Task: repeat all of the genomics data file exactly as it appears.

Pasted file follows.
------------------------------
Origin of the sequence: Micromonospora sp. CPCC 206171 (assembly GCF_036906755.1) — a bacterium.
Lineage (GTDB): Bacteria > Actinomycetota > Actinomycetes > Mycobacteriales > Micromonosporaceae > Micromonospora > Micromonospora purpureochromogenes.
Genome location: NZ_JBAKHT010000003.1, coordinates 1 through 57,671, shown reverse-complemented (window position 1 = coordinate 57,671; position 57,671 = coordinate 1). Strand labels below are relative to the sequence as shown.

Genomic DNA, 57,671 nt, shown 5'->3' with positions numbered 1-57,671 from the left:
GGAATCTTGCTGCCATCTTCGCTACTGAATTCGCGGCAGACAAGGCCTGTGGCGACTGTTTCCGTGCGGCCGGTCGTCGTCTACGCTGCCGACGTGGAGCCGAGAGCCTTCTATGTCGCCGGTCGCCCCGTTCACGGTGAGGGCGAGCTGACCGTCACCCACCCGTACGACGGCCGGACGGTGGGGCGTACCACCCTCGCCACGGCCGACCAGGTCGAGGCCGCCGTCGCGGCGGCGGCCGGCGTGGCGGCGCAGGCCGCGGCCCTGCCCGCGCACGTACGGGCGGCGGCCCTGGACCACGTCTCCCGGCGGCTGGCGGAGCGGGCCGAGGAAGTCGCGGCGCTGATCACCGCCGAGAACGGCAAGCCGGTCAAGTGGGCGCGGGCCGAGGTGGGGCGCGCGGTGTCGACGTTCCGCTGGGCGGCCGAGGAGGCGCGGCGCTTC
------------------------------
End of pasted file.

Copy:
Origin of the sequence: Micromonospora sp. CPCC 206171 (assembly GCF_036906755.1) — a bacterium.
Lineage (GTDB): Bacteria > Actinomycetota > Actinomycetes > Mycobacteriales > Micromonosporaceae > Micromonospora > Micromonospora purpureochromogenes.
Genome location: NZ_JBAKHT010000003.1, coordinates 1 through 57,671, shown reverse-complemented (window position 1 = coordinate 57,671; position 57,671 = coordinate 1). Strand labels below are relative to the sequence as shown.

Genomic DNA, 57,671 nt, shown 5'->3' with positions numbered 1-57,671 from the left:
GGAATCTTGCTGCCATCTTCGCTACTGAATTCGCGGCAGACAAGGCCTGTGGCGACTGTTTCCGTGCGGCCGGTCGTCGTCTACGCTGCCGACGTGGAGCCGAGAGCCTTCTATGTCGCCGGTCGCCCCGTTCACGGTGAGGGCGAGCTGACCGTCACCCACCCGTACGACGGCCGGACGGTGGGGCGTACCACCCTCGCCACGGCCGACCAGGTCGAGGCCGCCGTCGCGGCGGCGGCCGGCGTGGCGGCGCAGGCCGCGGCCCTGCCCGCGCACGTACGGGCGGCGGCCCTGGACCACGTCTCCCGGCGGCTGGCGGAGCGGGCCGAGGAAGTCGCGGCGCTGATCACCGCCGAGAACGGCAAGCCGGTCAAGTGGGCGCGGGCCGAGGTGGGGCGCGCGGTGTCGACGTTCCGCTGGGCGGCCGAGGAGGCGCGGCGCTTC